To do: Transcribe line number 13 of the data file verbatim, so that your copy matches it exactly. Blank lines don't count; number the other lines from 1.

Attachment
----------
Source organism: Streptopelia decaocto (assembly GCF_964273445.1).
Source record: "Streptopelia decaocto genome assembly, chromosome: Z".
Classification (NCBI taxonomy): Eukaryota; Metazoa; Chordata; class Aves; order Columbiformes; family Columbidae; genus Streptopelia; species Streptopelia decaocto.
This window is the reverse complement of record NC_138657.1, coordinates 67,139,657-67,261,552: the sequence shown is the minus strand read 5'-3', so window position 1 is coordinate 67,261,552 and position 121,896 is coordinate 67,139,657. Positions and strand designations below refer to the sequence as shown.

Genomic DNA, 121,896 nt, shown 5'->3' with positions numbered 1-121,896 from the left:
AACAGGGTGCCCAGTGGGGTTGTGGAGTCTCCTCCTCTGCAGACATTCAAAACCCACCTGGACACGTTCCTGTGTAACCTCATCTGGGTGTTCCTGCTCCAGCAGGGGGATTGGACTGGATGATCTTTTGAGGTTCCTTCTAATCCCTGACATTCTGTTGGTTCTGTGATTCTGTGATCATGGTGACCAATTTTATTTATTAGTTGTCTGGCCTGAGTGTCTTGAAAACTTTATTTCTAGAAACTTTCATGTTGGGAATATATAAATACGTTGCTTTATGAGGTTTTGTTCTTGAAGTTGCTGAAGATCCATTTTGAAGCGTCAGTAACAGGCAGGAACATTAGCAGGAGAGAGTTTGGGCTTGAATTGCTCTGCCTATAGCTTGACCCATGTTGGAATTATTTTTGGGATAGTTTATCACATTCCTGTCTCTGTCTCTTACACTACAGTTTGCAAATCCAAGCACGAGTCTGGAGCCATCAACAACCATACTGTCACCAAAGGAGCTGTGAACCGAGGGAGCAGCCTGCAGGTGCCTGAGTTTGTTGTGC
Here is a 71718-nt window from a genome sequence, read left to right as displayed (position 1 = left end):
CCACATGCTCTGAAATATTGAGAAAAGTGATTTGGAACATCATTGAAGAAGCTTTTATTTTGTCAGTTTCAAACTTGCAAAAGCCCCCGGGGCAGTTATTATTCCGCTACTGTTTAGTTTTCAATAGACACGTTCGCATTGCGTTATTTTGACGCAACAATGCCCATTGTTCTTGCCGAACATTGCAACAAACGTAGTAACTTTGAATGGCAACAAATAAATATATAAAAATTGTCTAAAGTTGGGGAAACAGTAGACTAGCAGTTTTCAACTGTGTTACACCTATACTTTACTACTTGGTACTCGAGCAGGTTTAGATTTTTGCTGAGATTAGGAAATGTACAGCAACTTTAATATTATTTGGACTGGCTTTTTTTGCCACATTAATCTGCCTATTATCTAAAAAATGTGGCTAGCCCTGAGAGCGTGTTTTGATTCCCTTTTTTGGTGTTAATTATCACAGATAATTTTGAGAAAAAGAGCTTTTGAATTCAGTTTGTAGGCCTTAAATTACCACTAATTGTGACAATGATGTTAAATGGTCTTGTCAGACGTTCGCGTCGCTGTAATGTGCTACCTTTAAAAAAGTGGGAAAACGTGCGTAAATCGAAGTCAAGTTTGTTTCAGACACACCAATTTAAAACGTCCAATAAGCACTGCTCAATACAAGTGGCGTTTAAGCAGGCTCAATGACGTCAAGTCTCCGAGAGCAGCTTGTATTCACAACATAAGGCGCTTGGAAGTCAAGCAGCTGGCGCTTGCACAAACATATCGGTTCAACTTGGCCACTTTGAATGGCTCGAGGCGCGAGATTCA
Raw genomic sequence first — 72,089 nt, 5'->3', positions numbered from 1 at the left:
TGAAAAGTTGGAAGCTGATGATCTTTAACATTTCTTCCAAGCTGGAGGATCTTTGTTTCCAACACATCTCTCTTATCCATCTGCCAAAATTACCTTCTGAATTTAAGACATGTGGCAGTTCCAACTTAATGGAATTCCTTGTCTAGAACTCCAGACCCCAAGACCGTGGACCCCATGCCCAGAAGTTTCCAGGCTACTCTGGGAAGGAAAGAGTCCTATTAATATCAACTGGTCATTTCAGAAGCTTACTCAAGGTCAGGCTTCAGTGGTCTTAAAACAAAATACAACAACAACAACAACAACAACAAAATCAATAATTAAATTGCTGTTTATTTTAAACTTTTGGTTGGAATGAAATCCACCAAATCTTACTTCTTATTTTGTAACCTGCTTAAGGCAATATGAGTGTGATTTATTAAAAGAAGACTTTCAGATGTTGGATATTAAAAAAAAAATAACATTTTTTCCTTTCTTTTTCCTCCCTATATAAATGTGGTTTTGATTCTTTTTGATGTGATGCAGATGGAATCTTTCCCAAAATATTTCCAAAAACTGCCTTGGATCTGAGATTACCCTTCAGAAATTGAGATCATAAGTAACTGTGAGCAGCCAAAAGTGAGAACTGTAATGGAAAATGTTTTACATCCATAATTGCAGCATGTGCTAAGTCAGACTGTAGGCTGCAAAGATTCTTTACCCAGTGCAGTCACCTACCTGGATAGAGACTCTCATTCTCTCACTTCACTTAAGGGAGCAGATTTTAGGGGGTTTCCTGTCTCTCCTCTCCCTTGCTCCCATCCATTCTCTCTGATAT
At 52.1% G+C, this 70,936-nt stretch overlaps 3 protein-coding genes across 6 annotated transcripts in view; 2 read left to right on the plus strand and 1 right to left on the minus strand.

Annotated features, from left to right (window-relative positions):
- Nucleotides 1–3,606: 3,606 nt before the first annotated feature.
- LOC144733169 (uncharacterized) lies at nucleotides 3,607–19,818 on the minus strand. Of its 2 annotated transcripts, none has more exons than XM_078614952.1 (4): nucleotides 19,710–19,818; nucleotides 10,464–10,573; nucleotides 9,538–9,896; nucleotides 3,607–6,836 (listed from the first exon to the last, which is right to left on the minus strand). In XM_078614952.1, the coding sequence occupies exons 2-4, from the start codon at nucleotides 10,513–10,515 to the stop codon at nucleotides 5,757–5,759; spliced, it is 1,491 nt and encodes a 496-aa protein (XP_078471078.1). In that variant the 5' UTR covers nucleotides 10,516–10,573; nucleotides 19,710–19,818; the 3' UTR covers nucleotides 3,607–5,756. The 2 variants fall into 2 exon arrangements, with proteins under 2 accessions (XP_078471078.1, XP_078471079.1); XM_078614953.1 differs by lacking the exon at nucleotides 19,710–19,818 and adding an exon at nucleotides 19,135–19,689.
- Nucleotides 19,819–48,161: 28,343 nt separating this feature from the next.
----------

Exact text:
- Nucleotides 1–3,606: 3,606 nt before the first annotated feature.